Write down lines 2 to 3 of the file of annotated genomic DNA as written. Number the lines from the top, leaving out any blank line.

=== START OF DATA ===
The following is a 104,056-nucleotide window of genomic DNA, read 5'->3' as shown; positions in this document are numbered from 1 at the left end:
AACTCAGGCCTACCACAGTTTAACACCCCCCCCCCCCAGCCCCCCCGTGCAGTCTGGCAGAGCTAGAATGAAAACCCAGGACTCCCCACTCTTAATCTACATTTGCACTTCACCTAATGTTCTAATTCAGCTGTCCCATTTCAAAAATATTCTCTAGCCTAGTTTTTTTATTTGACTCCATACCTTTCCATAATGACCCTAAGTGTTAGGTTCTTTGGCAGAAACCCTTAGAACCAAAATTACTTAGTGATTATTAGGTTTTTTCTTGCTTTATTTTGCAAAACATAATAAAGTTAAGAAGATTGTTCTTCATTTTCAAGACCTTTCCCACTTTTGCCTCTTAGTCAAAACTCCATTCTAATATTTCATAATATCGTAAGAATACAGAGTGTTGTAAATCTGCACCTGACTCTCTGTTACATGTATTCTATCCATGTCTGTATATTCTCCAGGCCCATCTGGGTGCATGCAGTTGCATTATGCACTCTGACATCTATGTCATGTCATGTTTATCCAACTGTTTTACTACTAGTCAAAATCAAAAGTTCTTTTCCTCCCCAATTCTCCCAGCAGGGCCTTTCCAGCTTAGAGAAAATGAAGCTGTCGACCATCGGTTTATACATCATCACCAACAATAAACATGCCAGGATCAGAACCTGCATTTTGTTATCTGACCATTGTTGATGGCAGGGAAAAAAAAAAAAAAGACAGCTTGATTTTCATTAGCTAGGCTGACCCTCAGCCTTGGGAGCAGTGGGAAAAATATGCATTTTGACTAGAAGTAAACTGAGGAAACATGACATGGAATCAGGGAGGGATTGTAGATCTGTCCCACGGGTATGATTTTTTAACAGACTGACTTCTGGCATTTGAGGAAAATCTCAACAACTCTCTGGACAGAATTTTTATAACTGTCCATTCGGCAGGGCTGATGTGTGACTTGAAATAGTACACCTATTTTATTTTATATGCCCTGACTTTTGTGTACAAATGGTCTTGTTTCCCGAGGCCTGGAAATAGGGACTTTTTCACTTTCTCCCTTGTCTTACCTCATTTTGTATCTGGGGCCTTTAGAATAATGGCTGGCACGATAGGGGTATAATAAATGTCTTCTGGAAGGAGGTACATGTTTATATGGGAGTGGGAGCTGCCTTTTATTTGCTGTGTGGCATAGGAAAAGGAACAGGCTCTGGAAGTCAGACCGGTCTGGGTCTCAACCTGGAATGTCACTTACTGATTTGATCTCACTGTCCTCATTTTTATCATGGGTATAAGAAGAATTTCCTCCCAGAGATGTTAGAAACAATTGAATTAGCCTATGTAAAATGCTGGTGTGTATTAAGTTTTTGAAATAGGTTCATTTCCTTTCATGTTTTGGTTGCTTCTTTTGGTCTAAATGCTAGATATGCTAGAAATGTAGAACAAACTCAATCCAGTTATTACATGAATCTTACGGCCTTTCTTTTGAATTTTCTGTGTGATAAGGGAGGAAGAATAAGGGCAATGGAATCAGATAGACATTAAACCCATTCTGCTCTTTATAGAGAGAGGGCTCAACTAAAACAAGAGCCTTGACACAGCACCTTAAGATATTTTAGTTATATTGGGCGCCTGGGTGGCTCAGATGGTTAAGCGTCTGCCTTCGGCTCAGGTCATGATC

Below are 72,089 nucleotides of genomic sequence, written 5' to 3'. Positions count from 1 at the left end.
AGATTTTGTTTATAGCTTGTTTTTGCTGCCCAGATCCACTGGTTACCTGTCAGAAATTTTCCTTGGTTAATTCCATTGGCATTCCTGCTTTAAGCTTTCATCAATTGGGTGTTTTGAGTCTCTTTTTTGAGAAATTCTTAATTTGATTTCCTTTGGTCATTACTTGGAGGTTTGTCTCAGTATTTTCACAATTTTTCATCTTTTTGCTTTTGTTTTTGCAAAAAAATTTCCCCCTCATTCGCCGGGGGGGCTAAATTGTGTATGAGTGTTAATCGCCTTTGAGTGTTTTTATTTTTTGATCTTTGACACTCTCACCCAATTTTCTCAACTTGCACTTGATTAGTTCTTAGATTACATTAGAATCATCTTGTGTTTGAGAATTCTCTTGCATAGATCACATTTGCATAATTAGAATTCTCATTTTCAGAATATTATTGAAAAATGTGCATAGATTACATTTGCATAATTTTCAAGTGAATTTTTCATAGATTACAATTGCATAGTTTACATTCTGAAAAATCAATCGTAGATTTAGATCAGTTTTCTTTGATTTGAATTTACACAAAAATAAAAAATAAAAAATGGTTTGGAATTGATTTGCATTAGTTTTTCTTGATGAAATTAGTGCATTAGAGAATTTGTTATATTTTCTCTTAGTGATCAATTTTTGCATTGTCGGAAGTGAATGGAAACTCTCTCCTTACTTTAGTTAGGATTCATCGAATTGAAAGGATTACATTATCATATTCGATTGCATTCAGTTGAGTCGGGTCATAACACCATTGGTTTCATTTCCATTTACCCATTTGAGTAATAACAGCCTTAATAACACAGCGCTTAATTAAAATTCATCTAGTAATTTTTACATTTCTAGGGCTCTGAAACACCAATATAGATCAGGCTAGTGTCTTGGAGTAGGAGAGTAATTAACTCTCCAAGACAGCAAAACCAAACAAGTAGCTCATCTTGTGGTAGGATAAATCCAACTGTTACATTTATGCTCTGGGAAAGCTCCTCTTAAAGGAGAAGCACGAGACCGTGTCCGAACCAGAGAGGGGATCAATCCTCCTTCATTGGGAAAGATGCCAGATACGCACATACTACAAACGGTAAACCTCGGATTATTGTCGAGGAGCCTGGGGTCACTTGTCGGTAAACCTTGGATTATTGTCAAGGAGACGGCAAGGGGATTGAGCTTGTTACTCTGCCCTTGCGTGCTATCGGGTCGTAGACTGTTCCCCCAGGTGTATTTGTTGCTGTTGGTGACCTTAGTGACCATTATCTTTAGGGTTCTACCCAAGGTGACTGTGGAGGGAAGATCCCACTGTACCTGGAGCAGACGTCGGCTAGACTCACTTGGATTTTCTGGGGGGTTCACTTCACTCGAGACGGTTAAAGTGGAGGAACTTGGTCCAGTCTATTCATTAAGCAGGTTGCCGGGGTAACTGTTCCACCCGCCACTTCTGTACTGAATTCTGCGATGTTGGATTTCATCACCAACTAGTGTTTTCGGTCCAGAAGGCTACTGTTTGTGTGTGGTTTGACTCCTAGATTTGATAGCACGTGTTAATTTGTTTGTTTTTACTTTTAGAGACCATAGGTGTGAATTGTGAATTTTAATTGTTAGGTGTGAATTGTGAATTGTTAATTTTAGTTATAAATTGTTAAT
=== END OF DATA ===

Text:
AACTCAGGCCTACCACAGTTTAACACCCCCCCCCCCCAGCCCCCCCGTGCAGTCTGGCAGAGCTAGAATGAAAACCCAGGACTCCCCACTCTTAATCTACATTTGCACTTCACCTAATGTTCTAATTCAGCTGTCCCATTTCAAAAATATTCTCTAGCCTAGTTTTTTTATTTGACTCCATACCTTTCCATAATGACCCTAAGTGTTAGGTTCTTTGGCAGAAACCCTTAGAACCAAAATTACTTAGTGATTATTAGGTTTTTTCTTGCTTTATTTTGCAAAACATAATAAAGTTAAGAAGATTGTTCTTCATTTTCAAGACCTTTCCCACTTTTGCCTCTTAGTCAAAACTCCATTCTAATATTTCATAATATCGTAAGAATACAGAGTGTTGTAAATCTGCACCTGACTCTCTGTTACATGTATTCTATCCATGTCTGTATATTCTCCAGGCCCATCTGGGTGCATGCAGTTGCATTATGCACTCTGACATCTATGTCATGTCATGTTTATCCAACTGTTTTACTACTAGTCAAAATCAAAAGTTCTTTTCCTCCCCAATTCTCCCAGCAGGGCCTTTCCAGCTTAGAGAAAATGAAGCTGTCGACCATCGGTTTATACATCATCACCAACAATAAACATGCCAGGATCAGAACCTGCATTTTGTTATCTGACCATTGTTGATGGCAGGGAAAAAAAAAAAAAAGACAGCTTGATTTTCATTAGCTAGGCTGACCCTCAGCCTTGGGAGCAGTGGGAAAAATATGCATTTTGACTAGAAGTAAACTGAGGAAACATGACATGGAATCAGGGAGGGATTGTAGATCTGTCCCACGGGTATGATTTTTTAACAGACTGACTTCTGGCATTTGAGGAAAATCTCAACAACTCTCTGGACAGAATTTTTATAACTGTCCATTCGGCAGGGCTGATGTGTGACTTGAAATAGTACACCTATTTTATTTTATATGCCCTGACTTTTGTGTACAAATGGTCTTGTTTCCCGAGGCCTGGAAATAGGGACTTTTTCACTTTCTCCCTTGTCTTACCTCATTTTGTATCTGGGGCCTTTAGAATAATGGCTGGCACGATAGGGGTATAATAAATGTCTTCTGGAAGGAGGTACATGTTTATATGGGAGTGGGAGCTGCCTTTTATTTGCTGTGTGGCATAGGAAAAGGAACAGGCTCTGGAAGTCAGACCGGTCTGGGTCTCAACCTGGAATGTCACTTACTGATTTGATCTCACTGTCCTCATTTTTATCATGGGTATAAGAAGAATTTCCTCCCAGAGATGTTAGAAACAATTGAATTAGCCTATGTAAAATGCTGGTGTGTATTAAGTTTTTGAAATAGGTTCATTTCCTTTCATGTTTTGGTTGCTTCTTTTGGTCTAAATGCTAGATATGCTAGAAATGTAGAACAAACTCAATCCAGTTATTACATGAATCTTACGGCCTTTCTTTTGAATTTTCTGTGTGATAAGGGAGGAAGAATAAGGGCAATGGAATCAGATAGACATTAAACCCATTCTGCTCTTTATAGAGAGAGGGCTCAACTAAAACAAGAGCCTTGACACAGCACCTTAAGATATTTTAGTTATATTGGGCGCCTGGGTGGCTCAGATGGTTAAGCGTCTGCCTTCGGCTCAGGTCATGATC

Below are 72,089 nucleotides of genomic sequence, written 5' to 3'. Positions count from 1 at the left end.